Michael Tworek is an associate professor in the History Department at Harvard University. His research and teaching focuses on early modern Europe, particularly central and eastern Europe. Some of his current book projects explore Europe’s role in early modern globalization.

    • 31 min
    The Wealth of Nations

    The Wealth of Nations

    In 1776, Adam Smith published The Wealth of Nations, an investigation into the nature of wealth. Smith is now considered the Father of Capitalism or the Father of Modern Economics. In fact, many people think of him as an economist and only an economist, but scholars tend to think of him as a moral philosopher. Smith lived in an era of great change, and the moral questions of the time were closely linked to developing politics and economies.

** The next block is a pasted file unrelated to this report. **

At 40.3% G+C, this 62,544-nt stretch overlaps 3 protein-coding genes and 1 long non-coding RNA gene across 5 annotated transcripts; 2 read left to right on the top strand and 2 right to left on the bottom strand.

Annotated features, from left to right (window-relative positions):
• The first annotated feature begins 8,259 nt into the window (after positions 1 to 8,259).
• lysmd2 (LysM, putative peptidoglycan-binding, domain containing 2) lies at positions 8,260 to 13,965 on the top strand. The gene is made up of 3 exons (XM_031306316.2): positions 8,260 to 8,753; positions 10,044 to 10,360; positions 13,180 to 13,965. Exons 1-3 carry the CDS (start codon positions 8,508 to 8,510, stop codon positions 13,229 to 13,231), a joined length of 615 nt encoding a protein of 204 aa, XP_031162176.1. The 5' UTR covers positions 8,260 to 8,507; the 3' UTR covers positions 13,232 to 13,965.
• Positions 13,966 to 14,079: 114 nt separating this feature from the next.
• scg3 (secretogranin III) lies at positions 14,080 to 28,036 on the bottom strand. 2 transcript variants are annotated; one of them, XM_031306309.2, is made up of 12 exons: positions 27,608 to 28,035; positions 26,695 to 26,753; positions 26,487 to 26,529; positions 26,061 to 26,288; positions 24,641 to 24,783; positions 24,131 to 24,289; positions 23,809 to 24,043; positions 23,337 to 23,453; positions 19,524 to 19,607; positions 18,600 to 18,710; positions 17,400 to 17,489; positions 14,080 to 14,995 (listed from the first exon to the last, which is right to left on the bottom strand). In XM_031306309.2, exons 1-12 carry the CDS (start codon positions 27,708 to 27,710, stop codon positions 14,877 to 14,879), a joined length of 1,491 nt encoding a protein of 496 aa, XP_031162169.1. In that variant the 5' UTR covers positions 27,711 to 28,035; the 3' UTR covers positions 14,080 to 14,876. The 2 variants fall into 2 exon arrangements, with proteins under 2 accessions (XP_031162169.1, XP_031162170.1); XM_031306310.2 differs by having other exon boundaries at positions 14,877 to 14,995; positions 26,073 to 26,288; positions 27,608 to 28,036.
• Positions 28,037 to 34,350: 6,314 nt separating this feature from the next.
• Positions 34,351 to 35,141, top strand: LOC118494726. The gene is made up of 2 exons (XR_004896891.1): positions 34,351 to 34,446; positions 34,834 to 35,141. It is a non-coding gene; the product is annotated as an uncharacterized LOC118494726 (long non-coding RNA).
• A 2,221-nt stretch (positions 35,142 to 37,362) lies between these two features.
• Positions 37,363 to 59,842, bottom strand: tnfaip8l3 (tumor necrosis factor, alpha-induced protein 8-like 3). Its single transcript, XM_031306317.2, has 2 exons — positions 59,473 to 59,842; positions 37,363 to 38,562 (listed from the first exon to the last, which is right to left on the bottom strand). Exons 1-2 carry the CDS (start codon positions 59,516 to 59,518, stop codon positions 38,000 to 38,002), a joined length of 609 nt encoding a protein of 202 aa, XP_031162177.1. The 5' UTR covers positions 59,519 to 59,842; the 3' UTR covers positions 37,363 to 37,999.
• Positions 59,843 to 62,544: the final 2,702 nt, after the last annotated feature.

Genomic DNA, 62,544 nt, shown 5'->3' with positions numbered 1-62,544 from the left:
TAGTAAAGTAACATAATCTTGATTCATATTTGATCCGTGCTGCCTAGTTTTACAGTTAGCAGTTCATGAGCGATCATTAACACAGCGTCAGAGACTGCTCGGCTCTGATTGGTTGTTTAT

Glory Liu is a College Fellow in Social Studies at Harvard University. She is currently working on an intellectual history of Adam Smith’s reception in American politics and political economy from the eighteenth century to the present.

    See more information on our website, WritLarge.fm.
    Follow us on Twitter @WritLargePod.

    • 38 min